Christina Baldwin

I want to pick up this idea of my life has a blessing, and to kind of denude that word from any particular theology. But to go back to say it’s a gesture of good intent. It’s a gesture of love, of appropriate kind of love. Like you were saying, “Bless your little heart”; that can be almost maybe not so much love. But it is to go back and say, blessing life. Bless the food. You did this beautiful book on Bless The Hands that Feed you. That’s what I mean by it’s an extension of the gesture of the heart.

Right now, when I’m eating and walking around in the peacefulness of where I live and enjoying the beauty, I raised the shades in the morning, and I send blessings to Ukraine and to Afghanistan. There are 22 countries in war right now. I stand there and I just say, Take this. It is very biblical; it’s like, eat, drink. This is my piece, I reach out my piece for you. My prayer is that somewhere on the other side of the world, or down the street, wherever there is need and suffering, that someone feels just this little ping of, I’m going to be okay.

When you say what could possibly go right, if we establish a subculture of blessing each other, instead of judgmentalism, of pulling back from this chaotic anger that is so sparky right now; road rage and open carry gun laws in the US and other ridiculousness, right? If we just start blessing one another, not in some unctuous way, maybe not even verbally, but to look at a stranger with softened eyes and softened heart. That doesn’t require that you’re anybody other than willing.

Vicki Robin

Yeah, it’s sounds so squishy, but it is bringing love into the affairs of the world. It is bringing your heart to the party or to the meeting. Something I want to mention is that when I had cancer, the story I found that saw me through was the Inanna story. When people talk about the hero’s journey, I think, Nah. I didn’t do that when I cancer. I did the sort of stripping away of the Golden Girl. I just went down and down and down through all of my metals and all of my self-concept.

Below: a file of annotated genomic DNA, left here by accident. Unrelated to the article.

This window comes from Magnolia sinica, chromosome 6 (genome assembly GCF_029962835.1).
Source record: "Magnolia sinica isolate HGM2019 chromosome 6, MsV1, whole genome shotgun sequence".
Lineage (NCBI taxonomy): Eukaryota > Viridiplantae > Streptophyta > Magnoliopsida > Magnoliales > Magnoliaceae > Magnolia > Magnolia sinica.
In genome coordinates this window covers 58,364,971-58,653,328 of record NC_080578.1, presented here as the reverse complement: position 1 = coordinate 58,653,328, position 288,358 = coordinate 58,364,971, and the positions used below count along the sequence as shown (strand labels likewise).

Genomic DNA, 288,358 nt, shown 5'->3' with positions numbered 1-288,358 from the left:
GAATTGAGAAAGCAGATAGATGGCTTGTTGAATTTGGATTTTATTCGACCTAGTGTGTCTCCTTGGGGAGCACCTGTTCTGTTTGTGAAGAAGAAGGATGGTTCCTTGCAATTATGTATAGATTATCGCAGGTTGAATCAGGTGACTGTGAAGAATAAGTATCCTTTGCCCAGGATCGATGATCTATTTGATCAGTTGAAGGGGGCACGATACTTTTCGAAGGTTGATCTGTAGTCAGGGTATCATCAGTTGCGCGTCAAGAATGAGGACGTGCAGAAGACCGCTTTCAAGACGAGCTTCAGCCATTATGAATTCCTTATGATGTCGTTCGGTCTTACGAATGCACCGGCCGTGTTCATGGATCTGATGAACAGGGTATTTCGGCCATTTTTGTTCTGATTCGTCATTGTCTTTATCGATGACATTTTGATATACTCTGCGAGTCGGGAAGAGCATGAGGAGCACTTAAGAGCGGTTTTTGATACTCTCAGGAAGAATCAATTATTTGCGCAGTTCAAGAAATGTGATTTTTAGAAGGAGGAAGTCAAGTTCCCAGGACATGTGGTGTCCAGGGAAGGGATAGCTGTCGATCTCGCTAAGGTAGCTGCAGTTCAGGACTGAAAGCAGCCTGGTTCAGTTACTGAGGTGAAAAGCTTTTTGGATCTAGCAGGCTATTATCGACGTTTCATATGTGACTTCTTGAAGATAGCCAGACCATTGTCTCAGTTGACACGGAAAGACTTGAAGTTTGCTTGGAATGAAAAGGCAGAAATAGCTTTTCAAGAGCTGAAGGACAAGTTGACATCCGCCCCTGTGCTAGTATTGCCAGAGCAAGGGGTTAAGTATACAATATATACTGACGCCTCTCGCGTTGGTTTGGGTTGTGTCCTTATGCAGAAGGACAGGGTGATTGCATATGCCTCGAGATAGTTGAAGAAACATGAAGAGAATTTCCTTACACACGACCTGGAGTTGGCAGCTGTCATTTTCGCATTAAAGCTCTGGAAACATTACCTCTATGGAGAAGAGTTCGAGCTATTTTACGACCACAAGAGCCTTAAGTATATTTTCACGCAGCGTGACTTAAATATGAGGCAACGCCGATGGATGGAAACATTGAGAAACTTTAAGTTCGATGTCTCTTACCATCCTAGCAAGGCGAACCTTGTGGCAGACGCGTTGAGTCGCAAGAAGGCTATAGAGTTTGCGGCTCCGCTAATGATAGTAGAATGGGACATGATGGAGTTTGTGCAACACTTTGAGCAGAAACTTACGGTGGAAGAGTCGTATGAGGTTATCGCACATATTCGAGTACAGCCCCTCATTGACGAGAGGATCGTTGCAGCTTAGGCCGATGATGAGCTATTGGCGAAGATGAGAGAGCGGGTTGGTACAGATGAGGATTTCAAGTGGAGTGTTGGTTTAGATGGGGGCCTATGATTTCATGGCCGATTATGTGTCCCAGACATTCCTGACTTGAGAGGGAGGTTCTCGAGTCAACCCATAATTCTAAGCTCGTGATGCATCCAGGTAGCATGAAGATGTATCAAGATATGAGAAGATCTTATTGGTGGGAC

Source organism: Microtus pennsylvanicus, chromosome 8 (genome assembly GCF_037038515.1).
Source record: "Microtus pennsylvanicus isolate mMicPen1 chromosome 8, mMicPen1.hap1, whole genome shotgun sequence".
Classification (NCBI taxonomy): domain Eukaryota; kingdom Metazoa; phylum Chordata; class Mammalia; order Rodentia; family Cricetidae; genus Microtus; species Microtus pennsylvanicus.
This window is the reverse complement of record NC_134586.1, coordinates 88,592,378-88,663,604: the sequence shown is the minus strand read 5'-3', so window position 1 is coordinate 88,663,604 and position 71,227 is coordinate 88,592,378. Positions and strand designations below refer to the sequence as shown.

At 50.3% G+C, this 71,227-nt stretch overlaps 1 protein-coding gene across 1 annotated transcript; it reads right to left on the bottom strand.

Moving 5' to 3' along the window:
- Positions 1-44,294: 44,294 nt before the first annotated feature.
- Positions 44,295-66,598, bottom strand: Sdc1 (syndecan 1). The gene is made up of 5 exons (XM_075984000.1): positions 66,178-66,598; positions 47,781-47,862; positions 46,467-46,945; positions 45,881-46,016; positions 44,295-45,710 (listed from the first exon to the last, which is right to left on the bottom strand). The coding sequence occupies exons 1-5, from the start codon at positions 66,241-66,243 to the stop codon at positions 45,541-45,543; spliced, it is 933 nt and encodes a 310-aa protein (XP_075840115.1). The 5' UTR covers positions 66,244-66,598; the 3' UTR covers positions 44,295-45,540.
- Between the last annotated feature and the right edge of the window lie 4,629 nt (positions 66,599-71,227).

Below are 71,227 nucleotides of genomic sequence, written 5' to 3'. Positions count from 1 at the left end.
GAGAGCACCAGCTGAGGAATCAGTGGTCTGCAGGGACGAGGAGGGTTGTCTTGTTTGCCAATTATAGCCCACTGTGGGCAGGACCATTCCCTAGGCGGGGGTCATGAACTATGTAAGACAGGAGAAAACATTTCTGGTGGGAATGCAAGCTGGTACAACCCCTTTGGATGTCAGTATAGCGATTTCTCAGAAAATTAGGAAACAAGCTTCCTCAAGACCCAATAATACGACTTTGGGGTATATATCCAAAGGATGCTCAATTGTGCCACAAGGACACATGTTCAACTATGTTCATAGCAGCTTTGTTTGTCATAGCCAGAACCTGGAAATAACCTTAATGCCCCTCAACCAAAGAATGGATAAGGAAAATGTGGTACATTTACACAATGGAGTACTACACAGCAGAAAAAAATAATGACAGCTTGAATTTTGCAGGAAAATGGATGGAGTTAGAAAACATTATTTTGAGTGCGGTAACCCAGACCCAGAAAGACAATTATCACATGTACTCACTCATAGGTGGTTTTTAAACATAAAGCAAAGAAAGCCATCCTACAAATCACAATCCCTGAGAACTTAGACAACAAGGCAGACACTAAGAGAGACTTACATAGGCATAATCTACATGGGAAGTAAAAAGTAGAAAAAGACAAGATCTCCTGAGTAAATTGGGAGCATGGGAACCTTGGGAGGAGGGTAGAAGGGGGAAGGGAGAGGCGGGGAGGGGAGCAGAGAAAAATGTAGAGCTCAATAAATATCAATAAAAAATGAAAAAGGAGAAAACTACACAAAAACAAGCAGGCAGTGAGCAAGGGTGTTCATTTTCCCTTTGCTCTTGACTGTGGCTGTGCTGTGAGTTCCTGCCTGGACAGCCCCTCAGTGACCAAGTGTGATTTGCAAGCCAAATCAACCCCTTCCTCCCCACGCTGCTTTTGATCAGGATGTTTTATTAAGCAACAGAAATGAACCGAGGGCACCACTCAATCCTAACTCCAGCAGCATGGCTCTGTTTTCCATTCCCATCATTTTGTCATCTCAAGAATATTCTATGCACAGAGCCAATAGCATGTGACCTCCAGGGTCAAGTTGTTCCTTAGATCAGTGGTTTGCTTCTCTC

That idea with Inanna just being a hunk of meat on a hook, and the thing that got her out were these little gnats; I think they were called the villi. They come in and they give empathy to Ereshkigal, however you pronounce it. They give empathy to the suffering part of the self, who has drawn the glorious part of the self down into the underworld, because you’re incomplete without it. Once Ereshkigal felt that she was finally seen, she would grant Inanna a womb.

That’s a story of inner transformation. I just think there’s other forms like Truth and Reconciliation is a story. It’s a story of healing. It’s a story of, we can’t fix it but if we can tell the truth about it, we can settle our souls. So I really love the direction that you’ve taken with this conversation. Just really, really love it.

Christina Baldwin